Science is a cultural product, no less so than this:
Canadian Garden Decoration, Orchard Hill
Not only has the lion lain down with the lamb but it looks like one, too!
That it is taken to be an expression of a thing called “reality” is as much a cultural product as this:
Sometimes, this cultural reality looks like this:
In this case, it is called beauty, or at least “nature”, if it is expressed in a category called “Art” and “drought” (and “nature” too) if expressed in the cultural category called “science”. So it is, and so it will remain until the gap between these categories and experience becomes so great that people can’t bear the strain any longer. If you have been following me in this blog, I think you know that I am suggesting that this time is now.
The Strain (Apple Harvest), Bella Vista
Workers from the Caribbean are doing this work in Canada because Canadians…well, they don’t want to. When I was young, I looked at work like this as the pinnacle of human activities. I talked to the workers here. They look at it as better than sitting at home on the couch.
Over the last few days, I have been talking about phenomenological science, or the science of experience, the science in which the things of the earth are expressed in the language of the earth, and I promised to show you what has been done so far to make practical things out of this science. Here’s one. See these choke cherries, before their blossoms have opened in the spring?
Very green, huh! Well, take a look at them four months later!
See how the green has transform itself into concentrations of red. Those are fruitfulness. They are attractive, in the way magnets are. Now, take a look two months later yet (this evening, just before dark, in the rain)…
Now the green leaves are red, and the power of attraction attributed to the fruit has concentrated in the leaves. This is the science of the emotional effects of colour on humans. It has been well studied. Goethe’s studies of these effects led as well to the entire science of colour, and all of its artistic, health and industrial applications. This vast industry was created not because of Newtonian science and its ability to split light but because of a more poetic form of science, which used the observations of poetry to suggest completely alternate uses for colour, which traditional science, or at least the technologies rising from its methods, exploited. That is part of our inheritance. Now, take a look at this:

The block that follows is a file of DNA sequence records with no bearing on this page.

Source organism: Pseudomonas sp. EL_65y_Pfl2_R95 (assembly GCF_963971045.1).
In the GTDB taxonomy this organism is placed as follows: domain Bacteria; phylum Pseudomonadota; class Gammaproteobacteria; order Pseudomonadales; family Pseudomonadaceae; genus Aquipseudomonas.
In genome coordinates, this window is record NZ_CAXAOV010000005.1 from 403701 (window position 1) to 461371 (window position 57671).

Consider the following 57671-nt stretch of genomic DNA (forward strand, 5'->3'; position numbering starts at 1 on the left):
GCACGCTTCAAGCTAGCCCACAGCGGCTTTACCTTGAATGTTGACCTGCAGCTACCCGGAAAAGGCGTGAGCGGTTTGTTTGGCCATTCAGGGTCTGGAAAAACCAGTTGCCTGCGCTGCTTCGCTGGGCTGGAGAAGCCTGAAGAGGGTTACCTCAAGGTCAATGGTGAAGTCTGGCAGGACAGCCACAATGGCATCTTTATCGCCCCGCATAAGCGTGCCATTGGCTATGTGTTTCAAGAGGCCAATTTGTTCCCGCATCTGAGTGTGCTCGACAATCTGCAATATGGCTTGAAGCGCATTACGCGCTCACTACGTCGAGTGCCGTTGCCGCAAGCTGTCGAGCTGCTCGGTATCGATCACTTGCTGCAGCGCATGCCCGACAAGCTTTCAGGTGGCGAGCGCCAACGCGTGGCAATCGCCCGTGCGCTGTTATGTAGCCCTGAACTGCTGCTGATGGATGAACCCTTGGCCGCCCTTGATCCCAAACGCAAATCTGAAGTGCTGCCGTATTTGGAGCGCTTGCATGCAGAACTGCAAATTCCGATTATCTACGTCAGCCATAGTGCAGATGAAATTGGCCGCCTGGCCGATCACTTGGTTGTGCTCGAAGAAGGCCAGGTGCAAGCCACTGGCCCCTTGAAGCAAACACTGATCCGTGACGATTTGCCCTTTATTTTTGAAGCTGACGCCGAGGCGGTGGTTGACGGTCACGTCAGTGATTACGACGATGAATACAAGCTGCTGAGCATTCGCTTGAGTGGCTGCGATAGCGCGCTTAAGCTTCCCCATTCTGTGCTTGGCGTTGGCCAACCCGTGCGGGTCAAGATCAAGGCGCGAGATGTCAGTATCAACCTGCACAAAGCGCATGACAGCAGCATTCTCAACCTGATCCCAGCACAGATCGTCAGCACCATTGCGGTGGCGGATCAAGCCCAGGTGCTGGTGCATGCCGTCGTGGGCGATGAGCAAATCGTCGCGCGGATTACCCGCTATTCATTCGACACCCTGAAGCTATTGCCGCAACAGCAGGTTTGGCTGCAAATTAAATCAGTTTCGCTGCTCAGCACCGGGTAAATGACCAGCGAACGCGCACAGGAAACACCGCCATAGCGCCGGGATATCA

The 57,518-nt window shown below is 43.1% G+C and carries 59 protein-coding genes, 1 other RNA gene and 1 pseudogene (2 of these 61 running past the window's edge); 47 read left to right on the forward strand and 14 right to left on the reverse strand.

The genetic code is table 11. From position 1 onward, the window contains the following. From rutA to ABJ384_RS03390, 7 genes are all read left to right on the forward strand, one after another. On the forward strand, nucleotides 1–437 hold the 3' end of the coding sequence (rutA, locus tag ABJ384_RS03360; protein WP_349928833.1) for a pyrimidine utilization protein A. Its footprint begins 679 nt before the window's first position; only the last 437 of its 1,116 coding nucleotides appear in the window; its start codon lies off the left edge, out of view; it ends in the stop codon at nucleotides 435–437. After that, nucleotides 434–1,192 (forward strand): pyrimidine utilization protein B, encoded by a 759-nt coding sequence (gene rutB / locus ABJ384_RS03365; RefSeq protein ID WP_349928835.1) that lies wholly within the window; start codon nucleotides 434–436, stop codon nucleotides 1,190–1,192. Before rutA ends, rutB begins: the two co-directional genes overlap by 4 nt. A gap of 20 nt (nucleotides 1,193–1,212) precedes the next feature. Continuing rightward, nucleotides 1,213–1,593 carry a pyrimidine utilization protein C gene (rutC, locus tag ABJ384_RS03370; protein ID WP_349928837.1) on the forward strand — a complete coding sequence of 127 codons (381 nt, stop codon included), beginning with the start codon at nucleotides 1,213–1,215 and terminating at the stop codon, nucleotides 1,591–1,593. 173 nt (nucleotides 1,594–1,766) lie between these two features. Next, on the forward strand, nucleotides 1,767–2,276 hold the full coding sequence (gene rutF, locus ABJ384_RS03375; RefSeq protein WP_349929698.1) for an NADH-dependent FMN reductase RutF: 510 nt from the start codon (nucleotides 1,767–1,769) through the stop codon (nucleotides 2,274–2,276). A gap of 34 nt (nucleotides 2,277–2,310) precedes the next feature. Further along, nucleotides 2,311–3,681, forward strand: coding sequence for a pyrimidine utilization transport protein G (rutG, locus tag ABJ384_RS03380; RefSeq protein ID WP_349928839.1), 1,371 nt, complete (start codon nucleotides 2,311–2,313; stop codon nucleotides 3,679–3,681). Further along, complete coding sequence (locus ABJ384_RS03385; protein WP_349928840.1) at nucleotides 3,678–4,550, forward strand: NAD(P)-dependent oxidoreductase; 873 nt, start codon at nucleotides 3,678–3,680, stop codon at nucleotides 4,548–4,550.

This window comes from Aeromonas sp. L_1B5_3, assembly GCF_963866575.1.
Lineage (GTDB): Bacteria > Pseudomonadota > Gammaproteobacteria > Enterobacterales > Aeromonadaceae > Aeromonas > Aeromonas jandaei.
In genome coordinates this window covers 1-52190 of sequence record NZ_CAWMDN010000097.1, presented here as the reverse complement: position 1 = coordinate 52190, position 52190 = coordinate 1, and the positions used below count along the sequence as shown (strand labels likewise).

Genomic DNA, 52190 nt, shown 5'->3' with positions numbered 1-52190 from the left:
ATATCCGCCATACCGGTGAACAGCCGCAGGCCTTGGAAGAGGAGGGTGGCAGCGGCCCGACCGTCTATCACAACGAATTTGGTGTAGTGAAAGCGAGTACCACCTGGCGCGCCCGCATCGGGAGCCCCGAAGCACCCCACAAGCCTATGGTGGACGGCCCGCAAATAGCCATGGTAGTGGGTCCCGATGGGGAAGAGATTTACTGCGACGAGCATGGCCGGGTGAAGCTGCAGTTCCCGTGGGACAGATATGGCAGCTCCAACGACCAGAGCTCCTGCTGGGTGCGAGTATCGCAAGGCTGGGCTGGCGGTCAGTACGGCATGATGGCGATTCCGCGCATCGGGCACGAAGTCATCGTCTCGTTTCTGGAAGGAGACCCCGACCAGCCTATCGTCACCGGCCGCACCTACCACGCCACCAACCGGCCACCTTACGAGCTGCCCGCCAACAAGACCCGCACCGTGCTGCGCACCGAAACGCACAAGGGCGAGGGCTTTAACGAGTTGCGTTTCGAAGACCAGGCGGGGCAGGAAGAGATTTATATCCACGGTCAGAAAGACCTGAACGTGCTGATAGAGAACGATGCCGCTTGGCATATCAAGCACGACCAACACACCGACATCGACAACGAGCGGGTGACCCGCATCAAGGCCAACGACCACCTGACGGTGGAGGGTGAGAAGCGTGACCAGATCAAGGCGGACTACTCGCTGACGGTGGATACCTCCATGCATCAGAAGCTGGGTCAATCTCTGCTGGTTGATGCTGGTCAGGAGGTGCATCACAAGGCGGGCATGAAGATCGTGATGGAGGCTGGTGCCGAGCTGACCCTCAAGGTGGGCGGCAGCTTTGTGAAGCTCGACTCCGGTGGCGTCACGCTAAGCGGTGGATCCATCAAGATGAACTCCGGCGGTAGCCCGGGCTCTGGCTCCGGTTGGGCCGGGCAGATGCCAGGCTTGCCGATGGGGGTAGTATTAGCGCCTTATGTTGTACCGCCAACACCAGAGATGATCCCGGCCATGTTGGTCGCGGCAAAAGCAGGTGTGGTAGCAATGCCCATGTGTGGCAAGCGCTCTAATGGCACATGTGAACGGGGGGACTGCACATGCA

Asparagus, Bella Vista
The patterns of redness tell a story. Reading it accurately can lead to new applications. Traditional science would do a good job of this. It would observe the variation in the plant’s ripeness, and the contrast between the variably reddening fruits and the variably yellowing ferns, and would set up a series of tests to determine what is causing the variability. Phenomenological science would not rush into that procedure, but would spend more time observing the patterning, and would relate it to the other patterns of the plant. Different observers will make differing observations. Mine might be to see these effects as part of a story of water, which included the other plants surrounding this one, and the set up of a series of observations to explore the relationships inherent in that. Other observers would, no doubt, come up with other points, but they would all extend the boundaries of scientific exploration and understanding, and give it new material to work with, rather than merely the working out of already known patterns. Throughout history, these two tensions, the drive for codification and the drive for extension, have been in continually regenerating dynamic relationships. Tomorrow, I will show you some of those.